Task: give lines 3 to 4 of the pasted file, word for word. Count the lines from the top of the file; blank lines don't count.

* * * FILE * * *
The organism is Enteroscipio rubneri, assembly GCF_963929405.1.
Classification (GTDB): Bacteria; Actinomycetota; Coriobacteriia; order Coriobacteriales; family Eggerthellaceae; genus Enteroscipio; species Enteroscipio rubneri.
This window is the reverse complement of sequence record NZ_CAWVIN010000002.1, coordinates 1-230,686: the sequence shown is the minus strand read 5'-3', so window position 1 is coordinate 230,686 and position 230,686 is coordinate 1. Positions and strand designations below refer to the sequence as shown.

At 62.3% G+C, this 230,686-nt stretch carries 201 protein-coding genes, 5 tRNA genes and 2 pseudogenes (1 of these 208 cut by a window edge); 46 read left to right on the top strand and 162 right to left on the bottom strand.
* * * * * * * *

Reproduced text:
This window is the reverse complement of sequence record NZ_CAWVIN010000002.1, coordinates 1-230,686: the sequence shown is the minus strand read 5'-3', so window position 1 is coordinate 230,686 and position 230,686 is coordinate 1. Positions and strand designations below refer to the sequence as shown.

At 62.3% G+C, this 230,686-nt stretch carries 201 protein-coding genes, 5 tRNA genes and 2 pseudogenes (1 of these 208 cut by a window edge); 46 read left to right on the top strand and 162 right to left on the bottom strand.